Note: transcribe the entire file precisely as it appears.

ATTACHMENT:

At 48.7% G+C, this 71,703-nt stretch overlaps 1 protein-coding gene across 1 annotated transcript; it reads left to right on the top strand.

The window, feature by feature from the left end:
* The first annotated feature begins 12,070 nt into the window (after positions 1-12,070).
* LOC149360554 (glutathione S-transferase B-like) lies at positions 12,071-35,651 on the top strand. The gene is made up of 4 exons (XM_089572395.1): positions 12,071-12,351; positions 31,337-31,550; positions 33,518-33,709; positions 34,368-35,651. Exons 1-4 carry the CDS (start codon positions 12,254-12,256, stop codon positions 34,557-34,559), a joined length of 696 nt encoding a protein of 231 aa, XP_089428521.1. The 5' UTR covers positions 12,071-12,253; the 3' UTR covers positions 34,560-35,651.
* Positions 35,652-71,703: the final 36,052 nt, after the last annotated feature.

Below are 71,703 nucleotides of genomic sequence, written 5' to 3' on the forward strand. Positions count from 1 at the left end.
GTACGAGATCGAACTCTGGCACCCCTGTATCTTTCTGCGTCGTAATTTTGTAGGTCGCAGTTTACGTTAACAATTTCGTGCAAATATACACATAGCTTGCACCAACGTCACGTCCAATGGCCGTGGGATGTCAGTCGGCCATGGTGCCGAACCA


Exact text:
At 48.7% G+C, this 71,703-nt stretch overlaps 1 protein-coding gene across 1 annotated transcript; it reads left to right on the top strand.

The window, feature by feature from the left end:
* The first annotated feature begins 12,070 nt into the window (after positions 1-12,070).
* LOC149360554 (glutathione S-transferase B-like) lies at positions 12,071-35,651 on the top strand. The gene is made up of 4 exons (XM_089572395.1): positions 12,071-12,351; positions 31,337-31,550; positions 33,518-33,709; positions 34,368-35,651. Exons 1-4 carry the CDS (start codon positions 12,254-12,256, stop codon positions 34,557-34,559), a joined length of 696 nt encoding a protein of 231 aa, XP_089428521.1. The 5' UTR covers positions 12,071-12,253; the 3' UTR covers positions 34,560-35,651.
* Positions 35,652-71,703: the final 36,052 nt, after the last annotated feature.

Below are 71,703 nucleotides of genomic sequence, written 5' to 3' on the forward strand. Positions count from 1 at the left end.
GTACGAGATCGAACTCTGGCACCCCTGTATCTTTCTGCGTCGTAATTTTGTAGGTCGCAGTTTACGTTAACAATTTCGTGCAAATATACACATAGCTTGCACCAACGTCACGTCCAATGGCCGTGGGATGTCAGTCGGCCATGGTGCCGAACCA